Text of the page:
Plan to limit proxies one can hold at condo meetings

Proposed change aims to tackle use of proxy votes to push certain owners' agenda

Proxy wars at condominium general meetings - where some owners gather hundreds of proxy votes to try to push their own agenda - could become a thing of the past.

To tackle the problem, the Building and Construction Authority (BCA) is proposing to limit the number of proxies that any one person is permitted to hold.

The agency said yesterday it is conducting its third and final consultation on the review of the Building Maintenance and Strata Management Act which governs the management and maintenance of strata-titled properties, such as condos.

A BCA spokesman said the final public consultation, to end on Feb 21, includes new proposed amendments raised from previous rounds of consultation.

The draft amendments aim to enhance governance and transparency over how strata-titled developments are run, and to provide more clarity on some of the provisions.

The most notable change would involve a limit on the number of proxies one can hold. Currently, a unit owner can appoint a proxy to represent him to vote at a general meeting - with no restriction on the number of proxies a person can hold.

The amendment would cap the number of proxies at either 2 per cent of the total number of lots in the development or two subsidiary proprietors, also known as unit owners, whichever is the higher figure, in a strata-titled project.

Industry watchers cheered the proposed amendments.

Ms Winnie Wong, deputy managing director at Savills Property Management, said that the proposal was a "good development".

There have "always been complaints by subsidiary proprietors at general meetings that another subsidiary proprietor holding a lot of proxies will be controlling the decisions made at the general meeting".

Most owners who collect proxies typically want to vote for or against collective sales or by-laws such as the charging for parking of a second vehicle, she said.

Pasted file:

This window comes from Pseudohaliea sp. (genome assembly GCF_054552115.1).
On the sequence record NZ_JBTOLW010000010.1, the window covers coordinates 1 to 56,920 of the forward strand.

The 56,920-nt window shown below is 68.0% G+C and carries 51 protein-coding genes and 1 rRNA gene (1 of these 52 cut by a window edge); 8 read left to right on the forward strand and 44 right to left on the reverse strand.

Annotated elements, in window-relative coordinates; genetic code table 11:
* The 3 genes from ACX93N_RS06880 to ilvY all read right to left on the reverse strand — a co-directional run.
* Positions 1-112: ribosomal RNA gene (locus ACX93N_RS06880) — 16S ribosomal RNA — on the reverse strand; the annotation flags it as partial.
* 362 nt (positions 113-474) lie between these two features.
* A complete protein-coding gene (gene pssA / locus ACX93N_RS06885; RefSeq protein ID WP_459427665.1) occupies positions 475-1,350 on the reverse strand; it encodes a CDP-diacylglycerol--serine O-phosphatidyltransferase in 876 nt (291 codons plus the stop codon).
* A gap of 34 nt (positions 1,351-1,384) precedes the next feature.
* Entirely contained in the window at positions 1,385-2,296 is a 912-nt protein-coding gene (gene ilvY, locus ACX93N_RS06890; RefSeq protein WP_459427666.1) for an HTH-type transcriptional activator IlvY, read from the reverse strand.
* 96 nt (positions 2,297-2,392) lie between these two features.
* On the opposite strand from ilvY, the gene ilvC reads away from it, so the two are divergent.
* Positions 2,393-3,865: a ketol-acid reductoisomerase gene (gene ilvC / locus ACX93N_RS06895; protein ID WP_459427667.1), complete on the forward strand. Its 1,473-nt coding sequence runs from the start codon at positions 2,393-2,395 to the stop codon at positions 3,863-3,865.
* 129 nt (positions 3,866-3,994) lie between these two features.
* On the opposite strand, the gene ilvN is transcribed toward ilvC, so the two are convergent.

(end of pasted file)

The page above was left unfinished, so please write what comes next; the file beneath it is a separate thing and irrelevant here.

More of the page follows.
Mr Jimmie Ling of the Association of Management Corporations in Singapore said he has advised at least 10 management councils over such proxy-collecting owners.

"With unlimited proxies, people can push for their personal agenda. For people who feel that they are at the losing end, I usually tell them to do the same thing - collect your own proxies - but it's not so simple a thing to do."

Mr Ling added that the most number of proxies he had seen was an individual holding 250 proxies.

He said allowing a 2 per cent cap on proxies would only "minimise" the problem, but not eradicate the dominance of certain individuals.

As many condos are large, a few people forming a group and collecting 2 per cent of total unit holders each could still wield a significant amount of influence, he said.

Mr Alan Tang, a management council member in a condo, backed the change. "Whichever side you are on, I think this amendment creates fairness," he said.

However, he added that the limit on proxies could cause residents who cannot attend the general meeting to be unable to find a person who can hold his proxy.

Dr Lim Lan Yuan, president of the Association of Property and Facility Managers, noted that the cap on proxies could cause issues, such as not being able to pass an amendment that could genuinely improve the development's assets.

However, the potential disadvantages were minor against the advantages of the proposed amendments, which would bring greater transparency and fairness.

Another proposal ensures the old management council passes on relevant documents to the new council. Failure to do so will be an offence.

Another prohibits a council member who holds the position of treasurer from concurrently being chairman or secretary - to encourage the separation of powers.


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